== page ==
The Eventing community as a whole has had a tough year. At one stage I did wonder what on earth would come next. It goes to show how strong riders can be and how solid the glue is that sticks the community together. Over the past 3 months I have been lucky to join the team working to produce The End of Season Event, a black tie ball hosted by the Eventing Riders Association. Held at the Royal Berkshire Polo Club, we developed a Blair theme, following the Europeans hosted in Scotland earlier in the year. The committee was a mix of really hard working people who also juggled their day jobs alongside planning the party. At face value to organise a ball for 200 seems a breeze, but add in a short timescale and some plans to raise money for charity then you have a massive task on your hands.

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I could chat for ever about the ins and outs but it’s a big job and at times caused a good bit of stress… but you just keep going don’t you? If something seems the right thing to do you don’t stop even if you think why an earth am I adding to my workload here!

One of my massive motivations was to raise some money for the Eventing Family, which earlier in the year had supported the Teenage Cancer Trust and CRUK amongst other charities. Through some work I had been doing I’d met Hannah Francis, a young event rider who was diagnosed with cancer in May this year. She had opened an Instagram account, with her soft toy sidekick ‘Willberry Wonder Pony’, her companion during tough times in hospital. Hannah was looking to enlist 5000 followers on Instagram and I said I’d help out in any way I could. I don’t think either of us could have reckoned on how things have rolled and now Willberry is a veritable superstar. It would be rude to claim any credit in Hannah’s achievements whatsoever. She is remarkable and makes my daily gripes seem quite… well pathetic really. Hannah is the politest, sweetest young woman I think I have ever met. Always friendly and so brave with the way she has handled her illness. There is a lot to be learnt by her humble attitude, empathy for others and massive courage.

I was thrilled when Hannah was well enough to come to the ball, although I know she had been poorly in the day so it was a big ask. Lizzie, one of our committee members, had arranged 2 luxe cars to pick Hannah up from her hotel so she arrived in style. This was our first meeting, despite months of chatting and ‘knowing’ each other. I also got to meet Willberry!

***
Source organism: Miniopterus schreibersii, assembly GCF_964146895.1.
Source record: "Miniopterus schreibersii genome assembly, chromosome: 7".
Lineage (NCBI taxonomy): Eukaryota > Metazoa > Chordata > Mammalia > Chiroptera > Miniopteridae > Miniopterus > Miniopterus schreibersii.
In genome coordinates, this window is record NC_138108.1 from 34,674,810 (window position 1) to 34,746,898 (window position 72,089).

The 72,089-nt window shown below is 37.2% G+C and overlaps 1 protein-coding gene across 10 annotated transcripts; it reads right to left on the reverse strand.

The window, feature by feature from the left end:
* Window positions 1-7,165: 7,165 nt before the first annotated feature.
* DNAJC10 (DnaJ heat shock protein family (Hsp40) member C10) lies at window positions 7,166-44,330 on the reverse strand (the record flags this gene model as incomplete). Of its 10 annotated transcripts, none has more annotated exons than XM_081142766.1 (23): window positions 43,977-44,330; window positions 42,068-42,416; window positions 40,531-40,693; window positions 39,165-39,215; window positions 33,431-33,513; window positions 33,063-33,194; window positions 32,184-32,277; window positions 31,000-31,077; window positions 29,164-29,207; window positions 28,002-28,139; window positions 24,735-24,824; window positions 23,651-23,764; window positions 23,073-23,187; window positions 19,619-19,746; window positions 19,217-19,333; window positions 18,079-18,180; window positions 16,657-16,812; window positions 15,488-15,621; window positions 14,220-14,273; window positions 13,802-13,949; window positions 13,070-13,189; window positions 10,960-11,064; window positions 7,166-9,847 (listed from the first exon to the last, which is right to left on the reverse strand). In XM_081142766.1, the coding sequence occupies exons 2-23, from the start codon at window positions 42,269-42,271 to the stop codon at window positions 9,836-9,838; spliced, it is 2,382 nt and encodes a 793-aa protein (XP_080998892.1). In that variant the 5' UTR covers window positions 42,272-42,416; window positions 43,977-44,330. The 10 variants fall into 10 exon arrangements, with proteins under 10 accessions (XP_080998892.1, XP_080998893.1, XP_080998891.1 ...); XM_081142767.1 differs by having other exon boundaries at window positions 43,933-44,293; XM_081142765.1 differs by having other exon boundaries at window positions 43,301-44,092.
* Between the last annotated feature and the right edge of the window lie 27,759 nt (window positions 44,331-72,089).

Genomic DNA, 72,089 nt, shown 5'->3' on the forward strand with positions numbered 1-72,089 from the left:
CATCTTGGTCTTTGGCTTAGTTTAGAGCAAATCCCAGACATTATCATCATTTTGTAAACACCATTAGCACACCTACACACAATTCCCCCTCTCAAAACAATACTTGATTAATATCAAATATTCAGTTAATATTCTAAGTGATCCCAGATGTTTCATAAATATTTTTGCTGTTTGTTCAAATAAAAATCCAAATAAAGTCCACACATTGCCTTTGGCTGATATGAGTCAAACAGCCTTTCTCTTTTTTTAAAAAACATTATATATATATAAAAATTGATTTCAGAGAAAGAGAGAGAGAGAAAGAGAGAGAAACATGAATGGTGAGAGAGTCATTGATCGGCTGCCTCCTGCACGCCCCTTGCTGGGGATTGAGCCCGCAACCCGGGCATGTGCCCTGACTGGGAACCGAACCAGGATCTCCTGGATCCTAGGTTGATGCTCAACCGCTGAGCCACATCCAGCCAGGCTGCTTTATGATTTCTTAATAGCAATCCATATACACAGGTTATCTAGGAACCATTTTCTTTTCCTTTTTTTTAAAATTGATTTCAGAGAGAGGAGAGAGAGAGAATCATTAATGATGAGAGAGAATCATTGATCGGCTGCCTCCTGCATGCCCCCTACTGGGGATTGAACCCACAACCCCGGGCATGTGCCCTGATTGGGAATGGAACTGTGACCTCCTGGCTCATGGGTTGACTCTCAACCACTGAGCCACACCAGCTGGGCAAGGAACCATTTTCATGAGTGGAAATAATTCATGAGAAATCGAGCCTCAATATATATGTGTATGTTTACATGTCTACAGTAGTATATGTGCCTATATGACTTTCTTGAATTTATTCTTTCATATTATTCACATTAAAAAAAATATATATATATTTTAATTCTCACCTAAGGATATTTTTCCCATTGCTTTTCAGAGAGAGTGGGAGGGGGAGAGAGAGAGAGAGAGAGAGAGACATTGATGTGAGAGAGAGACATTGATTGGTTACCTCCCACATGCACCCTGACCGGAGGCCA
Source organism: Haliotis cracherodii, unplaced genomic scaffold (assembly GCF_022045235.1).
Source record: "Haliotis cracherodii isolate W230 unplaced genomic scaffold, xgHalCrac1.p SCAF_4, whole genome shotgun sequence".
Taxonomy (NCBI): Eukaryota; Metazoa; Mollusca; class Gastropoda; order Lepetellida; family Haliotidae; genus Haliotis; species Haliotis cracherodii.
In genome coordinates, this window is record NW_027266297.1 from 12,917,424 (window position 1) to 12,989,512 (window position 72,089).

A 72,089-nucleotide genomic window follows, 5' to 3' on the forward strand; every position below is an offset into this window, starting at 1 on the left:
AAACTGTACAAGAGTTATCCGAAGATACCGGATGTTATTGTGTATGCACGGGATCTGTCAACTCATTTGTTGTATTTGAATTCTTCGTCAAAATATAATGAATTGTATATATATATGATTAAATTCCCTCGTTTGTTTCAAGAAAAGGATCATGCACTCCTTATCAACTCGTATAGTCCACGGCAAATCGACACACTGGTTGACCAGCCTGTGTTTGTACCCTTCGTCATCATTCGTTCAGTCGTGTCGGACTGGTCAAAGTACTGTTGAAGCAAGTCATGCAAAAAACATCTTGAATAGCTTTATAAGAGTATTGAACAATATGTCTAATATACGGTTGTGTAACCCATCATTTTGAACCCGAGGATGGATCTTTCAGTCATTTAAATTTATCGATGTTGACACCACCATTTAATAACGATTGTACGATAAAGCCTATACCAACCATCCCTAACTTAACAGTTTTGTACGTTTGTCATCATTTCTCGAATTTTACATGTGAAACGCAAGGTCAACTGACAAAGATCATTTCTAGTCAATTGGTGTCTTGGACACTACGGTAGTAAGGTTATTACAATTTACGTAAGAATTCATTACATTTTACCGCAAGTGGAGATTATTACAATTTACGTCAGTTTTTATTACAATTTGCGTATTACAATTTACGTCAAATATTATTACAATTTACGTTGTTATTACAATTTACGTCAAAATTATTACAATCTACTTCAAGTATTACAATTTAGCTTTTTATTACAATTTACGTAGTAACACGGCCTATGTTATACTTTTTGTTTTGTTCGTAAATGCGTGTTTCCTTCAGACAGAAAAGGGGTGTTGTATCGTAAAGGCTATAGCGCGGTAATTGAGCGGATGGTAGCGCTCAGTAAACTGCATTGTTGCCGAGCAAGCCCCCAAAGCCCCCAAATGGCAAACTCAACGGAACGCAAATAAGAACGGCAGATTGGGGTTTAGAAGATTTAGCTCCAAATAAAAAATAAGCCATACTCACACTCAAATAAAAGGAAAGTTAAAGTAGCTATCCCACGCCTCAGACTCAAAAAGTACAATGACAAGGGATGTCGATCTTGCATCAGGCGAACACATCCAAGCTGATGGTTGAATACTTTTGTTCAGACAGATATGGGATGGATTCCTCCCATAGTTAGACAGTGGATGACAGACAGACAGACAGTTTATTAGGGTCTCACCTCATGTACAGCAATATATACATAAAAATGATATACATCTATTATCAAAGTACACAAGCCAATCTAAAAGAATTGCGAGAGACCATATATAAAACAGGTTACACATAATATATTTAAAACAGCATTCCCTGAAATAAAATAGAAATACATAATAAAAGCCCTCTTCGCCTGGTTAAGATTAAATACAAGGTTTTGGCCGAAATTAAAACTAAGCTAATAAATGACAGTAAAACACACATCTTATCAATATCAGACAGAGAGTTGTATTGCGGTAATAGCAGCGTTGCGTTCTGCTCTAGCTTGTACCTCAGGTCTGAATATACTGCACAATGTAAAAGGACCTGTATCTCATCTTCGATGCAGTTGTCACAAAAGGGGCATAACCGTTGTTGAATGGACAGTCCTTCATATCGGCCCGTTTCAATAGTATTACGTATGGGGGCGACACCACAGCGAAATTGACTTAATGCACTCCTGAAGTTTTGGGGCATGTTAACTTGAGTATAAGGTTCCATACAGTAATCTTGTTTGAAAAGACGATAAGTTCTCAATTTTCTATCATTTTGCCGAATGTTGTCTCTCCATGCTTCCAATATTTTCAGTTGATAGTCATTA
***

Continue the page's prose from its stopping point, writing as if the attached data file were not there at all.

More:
Little did Hannah know she was going to receive the prestigious ERA ‘against all odds’ award that night. I had to be so careful she didn’t get wind of it and it was a massive surprise for Han! With all the committee on the stage, Han came up to collect her award. By this point I was in floods of tears. I make no apologies that I am a very emotional person. Sometimes it’s a pain in the arse… it really is… but what’s not human in caring and showing that you care? It was lovely to see Hannah’s face and for her to have some acknowledgement for the fundraising she has done. Hannah really is an example to us all.

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Hannah and Willbery being presented their award by ERA president Bruce Haskell and board member Paul Tapner

 

So where is this blog heading, should it have more ‘meaning’… well I’m not entirely sure! It’s just a tale of a ball, a lovely girl and her little toy pony. But possibly more than that… It’s about all the things that so often get forgotten, about caring for people and making little things happen, or even making big things happen that create little changes. It’s about trusting human kindness, having compassion, being generous and charitable. But it’s also about not expecting reciprocation. Reciprocation is about ‘togetherness’ and being part of humanity but in reality I believe no one should ever owe you anything.

For sure, I can be horrid at times. I work too hard and it makes me a stress-head- moan- arse. But I’m learning… slowly… about what really matters. Life is way too precious to not take it head on.To Carpe Diem, Choose Life or Kick On or Just Do It. Whatever your inspiration, don’t waste what you have and what you can do with it. Be brave like Hannah and Willberry and spread some kindness. Live life xx